She took her usual turn, over the footbridge that crossed the narrow neck of the lake, past the long-abandoned boating shed, past the stump of the old band stand, round the head of the lake and back. Counting the trees, the bushes.
At her usual spot she stopped, gripping the railing, quelling her feeling of nausea. She opened her bag. Just a piece of burnt toast today. Even before she had reached inside, the ducks began to gather, streaming across the lake, querulous quacks building up to a cacophony as the birds crammed together, fighting for a place within reach. Some swam in determined circles, others clambered out onto the grass, waddling closer to the fence. Quack quack quack.
Every crumb fought over and devoured. When she had nothing left, as ever, she hesitated. Maybe this was the day her mind would be tricked into spewing out its contents. Delay wouldn’t work. Only suddenness. So suddenly she turned, with the ducks still gobbling and quacking, to face the darkening park.
No surge of buried memory. No revelation. No exoneration or incrimination. Not today. Today, as ever, just an empty park.
‘And I said to her, you do as you’re fucking told.’ The two women she had passed earlier. Again the hasty look, wary and dismissive.
Then a backward glance, a hesitation as memories slipped into place. The one with the cigarette came marching back, jaw pugnacious, eyes squinting in accusation. ‘I know you.’
The mother with the buggy turned too, drawn instinctively into the drama, her infant lolling unaware. ‘What’s up?’
‘I know her!’ said the first, jabbing her cigarette in emphasis, near enough to be threatening. ‘I remember you, in the papers. They shouldn’t let you in here. You should be fucking locked up.’ She spat.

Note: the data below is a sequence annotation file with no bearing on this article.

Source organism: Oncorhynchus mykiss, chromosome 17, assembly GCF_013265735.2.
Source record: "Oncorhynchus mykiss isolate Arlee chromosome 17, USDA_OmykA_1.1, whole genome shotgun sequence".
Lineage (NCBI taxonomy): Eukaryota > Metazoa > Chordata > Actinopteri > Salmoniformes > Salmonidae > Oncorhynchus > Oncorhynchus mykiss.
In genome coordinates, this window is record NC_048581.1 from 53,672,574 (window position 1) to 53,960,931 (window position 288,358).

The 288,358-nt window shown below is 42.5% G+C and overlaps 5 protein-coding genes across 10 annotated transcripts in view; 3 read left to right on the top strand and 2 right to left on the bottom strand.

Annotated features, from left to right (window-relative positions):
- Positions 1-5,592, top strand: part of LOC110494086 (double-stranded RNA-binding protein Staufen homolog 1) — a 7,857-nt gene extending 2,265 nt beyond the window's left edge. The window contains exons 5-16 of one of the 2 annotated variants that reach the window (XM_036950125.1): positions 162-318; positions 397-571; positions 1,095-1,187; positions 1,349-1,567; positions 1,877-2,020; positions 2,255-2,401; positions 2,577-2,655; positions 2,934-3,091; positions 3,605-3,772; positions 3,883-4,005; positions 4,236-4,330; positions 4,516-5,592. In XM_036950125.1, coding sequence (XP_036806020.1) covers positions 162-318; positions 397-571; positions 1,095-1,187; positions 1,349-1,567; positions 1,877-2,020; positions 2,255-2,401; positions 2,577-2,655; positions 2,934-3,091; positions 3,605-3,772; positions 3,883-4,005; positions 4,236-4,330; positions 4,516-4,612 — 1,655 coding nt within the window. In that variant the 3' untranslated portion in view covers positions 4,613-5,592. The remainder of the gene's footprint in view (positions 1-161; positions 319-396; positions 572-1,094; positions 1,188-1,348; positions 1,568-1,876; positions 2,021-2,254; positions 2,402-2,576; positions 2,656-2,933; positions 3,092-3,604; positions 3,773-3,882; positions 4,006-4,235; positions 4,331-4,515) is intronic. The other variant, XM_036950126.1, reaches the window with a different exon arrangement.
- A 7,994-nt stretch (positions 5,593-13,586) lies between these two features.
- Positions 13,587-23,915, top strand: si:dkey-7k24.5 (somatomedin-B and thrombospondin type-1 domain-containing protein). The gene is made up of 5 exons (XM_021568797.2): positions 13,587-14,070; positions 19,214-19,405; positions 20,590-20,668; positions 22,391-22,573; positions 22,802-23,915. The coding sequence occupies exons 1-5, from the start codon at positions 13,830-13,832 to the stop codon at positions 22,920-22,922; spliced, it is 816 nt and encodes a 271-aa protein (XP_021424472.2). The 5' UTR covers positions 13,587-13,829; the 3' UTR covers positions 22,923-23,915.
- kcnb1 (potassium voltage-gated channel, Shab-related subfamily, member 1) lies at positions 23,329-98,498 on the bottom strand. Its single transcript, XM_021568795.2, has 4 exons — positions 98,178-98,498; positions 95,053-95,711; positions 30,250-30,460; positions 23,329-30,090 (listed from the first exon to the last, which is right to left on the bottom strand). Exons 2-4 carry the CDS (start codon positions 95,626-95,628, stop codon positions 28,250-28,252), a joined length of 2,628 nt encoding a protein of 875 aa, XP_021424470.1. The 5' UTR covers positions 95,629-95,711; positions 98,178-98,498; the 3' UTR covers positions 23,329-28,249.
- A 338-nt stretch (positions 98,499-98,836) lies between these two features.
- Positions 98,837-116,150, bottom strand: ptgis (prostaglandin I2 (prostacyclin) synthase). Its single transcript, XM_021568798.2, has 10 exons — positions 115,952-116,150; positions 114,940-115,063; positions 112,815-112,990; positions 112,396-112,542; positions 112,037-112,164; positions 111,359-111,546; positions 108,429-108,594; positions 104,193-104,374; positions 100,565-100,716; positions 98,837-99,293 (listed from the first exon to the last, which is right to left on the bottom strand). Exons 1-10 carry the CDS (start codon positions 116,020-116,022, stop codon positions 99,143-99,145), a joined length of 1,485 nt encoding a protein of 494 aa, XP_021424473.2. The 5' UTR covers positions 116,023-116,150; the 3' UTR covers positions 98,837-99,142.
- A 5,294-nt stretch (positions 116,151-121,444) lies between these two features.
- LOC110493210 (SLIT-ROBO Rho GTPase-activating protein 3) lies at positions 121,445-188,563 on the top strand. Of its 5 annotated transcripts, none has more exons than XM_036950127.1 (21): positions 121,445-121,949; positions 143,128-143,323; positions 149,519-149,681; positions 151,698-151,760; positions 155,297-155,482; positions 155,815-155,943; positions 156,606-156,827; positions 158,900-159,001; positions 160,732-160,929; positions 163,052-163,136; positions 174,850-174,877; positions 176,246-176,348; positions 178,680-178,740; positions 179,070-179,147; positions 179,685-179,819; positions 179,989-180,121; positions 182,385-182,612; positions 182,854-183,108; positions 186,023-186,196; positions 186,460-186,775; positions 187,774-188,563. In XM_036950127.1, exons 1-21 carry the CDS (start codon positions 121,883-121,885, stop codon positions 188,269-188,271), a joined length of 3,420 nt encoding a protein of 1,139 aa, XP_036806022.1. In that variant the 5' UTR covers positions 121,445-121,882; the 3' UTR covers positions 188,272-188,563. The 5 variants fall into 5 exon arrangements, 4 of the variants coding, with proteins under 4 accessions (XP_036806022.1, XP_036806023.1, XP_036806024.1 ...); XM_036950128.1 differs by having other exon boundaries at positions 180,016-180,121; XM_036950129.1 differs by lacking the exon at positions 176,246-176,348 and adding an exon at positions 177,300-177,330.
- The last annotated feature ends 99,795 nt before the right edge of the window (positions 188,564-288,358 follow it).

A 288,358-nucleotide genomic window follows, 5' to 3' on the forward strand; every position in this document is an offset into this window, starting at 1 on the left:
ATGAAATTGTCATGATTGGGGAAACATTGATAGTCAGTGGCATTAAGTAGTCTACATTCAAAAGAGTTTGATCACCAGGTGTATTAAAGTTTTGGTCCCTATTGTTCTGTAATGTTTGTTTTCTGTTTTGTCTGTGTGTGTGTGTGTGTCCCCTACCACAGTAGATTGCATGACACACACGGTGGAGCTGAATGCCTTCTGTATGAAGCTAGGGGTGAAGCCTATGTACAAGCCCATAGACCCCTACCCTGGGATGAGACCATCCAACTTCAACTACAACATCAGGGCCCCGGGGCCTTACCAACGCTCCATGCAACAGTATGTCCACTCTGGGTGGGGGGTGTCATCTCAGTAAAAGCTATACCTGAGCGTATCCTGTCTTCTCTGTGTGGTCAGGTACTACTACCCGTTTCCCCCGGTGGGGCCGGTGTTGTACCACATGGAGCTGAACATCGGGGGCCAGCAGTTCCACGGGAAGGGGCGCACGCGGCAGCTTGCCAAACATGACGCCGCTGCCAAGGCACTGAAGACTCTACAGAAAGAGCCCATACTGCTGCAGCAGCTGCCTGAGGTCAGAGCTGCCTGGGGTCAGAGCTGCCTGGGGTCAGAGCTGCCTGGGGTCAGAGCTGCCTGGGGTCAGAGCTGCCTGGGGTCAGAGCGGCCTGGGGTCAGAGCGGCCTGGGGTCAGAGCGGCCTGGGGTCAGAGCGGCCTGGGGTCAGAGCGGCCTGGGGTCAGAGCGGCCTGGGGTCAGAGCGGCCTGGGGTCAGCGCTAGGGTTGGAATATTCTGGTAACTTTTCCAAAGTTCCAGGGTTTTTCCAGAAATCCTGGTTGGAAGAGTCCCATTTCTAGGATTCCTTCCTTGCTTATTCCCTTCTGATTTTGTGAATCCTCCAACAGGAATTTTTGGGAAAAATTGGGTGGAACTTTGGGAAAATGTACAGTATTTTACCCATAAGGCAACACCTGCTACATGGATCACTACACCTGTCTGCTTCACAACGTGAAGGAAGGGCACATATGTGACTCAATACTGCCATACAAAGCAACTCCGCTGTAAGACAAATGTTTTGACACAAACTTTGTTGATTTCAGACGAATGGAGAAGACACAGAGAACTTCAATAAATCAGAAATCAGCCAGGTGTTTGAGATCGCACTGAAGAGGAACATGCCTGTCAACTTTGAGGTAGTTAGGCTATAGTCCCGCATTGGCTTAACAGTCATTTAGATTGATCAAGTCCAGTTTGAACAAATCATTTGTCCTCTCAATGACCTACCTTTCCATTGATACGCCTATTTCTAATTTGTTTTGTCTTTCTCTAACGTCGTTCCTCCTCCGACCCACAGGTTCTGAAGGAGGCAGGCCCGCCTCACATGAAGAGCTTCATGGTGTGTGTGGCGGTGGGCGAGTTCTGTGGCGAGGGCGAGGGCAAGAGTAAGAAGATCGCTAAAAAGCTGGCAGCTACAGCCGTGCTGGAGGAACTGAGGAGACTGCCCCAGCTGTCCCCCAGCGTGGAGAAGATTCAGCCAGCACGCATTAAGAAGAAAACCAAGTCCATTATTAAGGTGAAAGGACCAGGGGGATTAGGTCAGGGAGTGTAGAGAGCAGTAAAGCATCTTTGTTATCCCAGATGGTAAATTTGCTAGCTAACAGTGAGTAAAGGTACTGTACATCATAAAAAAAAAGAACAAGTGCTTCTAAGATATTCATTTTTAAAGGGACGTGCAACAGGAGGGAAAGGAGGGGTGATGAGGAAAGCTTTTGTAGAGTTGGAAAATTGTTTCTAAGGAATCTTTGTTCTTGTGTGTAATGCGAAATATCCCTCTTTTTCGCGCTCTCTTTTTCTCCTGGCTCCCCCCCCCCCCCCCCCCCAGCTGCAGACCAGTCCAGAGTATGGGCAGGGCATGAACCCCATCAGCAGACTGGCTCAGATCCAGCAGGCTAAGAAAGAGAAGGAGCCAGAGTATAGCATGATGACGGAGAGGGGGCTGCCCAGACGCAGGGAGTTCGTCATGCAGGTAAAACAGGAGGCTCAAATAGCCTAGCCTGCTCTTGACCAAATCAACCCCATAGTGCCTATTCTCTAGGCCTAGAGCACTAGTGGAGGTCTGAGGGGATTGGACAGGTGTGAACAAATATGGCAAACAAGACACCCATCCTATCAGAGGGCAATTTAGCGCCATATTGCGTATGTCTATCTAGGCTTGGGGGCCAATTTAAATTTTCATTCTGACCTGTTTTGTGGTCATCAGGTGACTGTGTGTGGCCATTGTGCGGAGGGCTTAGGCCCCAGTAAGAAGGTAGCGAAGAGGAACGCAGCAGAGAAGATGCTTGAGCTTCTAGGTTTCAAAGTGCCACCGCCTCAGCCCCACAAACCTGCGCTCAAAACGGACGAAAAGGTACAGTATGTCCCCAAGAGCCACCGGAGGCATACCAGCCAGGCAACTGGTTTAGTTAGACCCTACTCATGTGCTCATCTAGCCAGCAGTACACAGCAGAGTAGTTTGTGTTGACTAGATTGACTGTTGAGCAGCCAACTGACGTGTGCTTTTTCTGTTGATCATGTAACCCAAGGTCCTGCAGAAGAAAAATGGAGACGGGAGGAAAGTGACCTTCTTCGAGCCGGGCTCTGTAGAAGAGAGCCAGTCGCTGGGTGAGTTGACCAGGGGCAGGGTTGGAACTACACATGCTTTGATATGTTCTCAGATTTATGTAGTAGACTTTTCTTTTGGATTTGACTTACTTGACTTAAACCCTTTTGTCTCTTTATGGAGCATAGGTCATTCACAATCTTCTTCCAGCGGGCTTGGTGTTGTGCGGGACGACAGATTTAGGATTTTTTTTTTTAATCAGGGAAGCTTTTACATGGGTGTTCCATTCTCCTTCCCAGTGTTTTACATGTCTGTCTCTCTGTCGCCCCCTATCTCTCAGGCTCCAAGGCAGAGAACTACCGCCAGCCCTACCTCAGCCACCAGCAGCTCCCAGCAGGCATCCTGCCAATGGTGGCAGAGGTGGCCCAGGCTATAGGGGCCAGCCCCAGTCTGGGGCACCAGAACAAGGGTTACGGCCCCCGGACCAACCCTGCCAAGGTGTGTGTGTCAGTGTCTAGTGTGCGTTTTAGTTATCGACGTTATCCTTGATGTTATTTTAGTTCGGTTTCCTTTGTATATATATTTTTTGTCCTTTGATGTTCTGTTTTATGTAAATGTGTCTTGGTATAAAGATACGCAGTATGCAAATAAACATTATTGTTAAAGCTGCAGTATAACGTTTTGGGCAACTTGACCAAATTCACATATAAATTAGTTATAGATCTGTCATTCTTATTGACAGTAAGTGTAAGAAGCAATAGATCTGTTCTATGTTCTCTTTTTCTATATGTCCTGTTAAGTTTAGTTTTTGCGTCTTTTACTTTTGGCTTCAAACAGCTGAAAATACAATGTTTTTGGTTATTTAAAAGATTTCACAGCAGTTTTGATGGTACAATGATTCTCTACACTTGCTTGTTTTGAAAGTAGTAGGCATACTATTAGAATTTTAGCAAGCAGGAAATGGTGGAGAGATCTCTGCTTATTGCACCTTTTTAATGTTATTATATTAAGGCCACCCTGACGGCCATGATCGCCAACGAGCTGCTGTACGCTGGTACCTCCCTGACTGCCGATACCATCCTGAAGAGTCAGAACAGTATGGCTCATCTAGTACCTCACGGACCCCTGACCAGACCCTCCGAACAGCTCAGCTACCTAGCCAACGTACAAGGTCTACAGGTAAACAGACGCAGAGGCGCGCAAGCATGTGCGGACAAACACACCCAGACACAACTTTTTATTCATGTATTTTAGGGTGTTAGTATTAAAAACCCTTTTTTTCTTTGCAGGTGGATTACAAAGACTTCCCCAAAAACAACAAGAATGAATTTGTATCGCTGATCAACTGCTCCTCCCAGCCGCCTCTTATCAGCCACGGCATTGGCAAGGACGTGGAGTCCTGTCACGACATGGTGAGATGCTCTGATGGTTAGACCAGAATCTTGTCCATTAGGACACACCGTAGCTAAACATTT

Her companion glared her support.
‘Keep our Kiera away from her. She’s a murderer. Shouldn’t be allowed in the park.’
Would they attack her? She could feel their hatred already battering her. Once she would have responded, shouted denial, faced them down, but now, after so many years, so many similar scenes, she knew better than to bother. Keep quiet. Keep dignified. Keep sane.
‘Mrs. Parish?’ Lewis Damper was strolling across the grass, alert to trouble and ready to calm any tension.
The cigarette woman grabbed her companion to lead her away. ‘You should keep her out of the park, you should. Keep her away from kids. Fucking child killer, that’s what she is. Killed her own kid. Hanging’s too good. They should have thrown away the key.’
Was she hearing all that, or simply filling in all the insults that had been hurled over the years?
‘You all right, Mrs. Parish?’ She could sense the sudden chill in Lewis’s voice, the suspicion.
‘Child killer!’ A last receding screech.
‘I am fine, thank you.’ She raised her chin.
‘Park will be shutting soon. Best be on your way, yes?’
Out of his life, he meant. But she didn’t care. She didn’t care what foul-mouthed women said. She would keep coming back, until she finally shocked into focus that fractured image in the corner of her mind, and grasped what she had missed, what she had done or not done.
Until she faced and finally accepted what had happened to her daughter.
She turned back to the lake, to the ducks who were drifting into the gathering gloom, the water rippling white in their wake. Rippling out and out, going nowhere.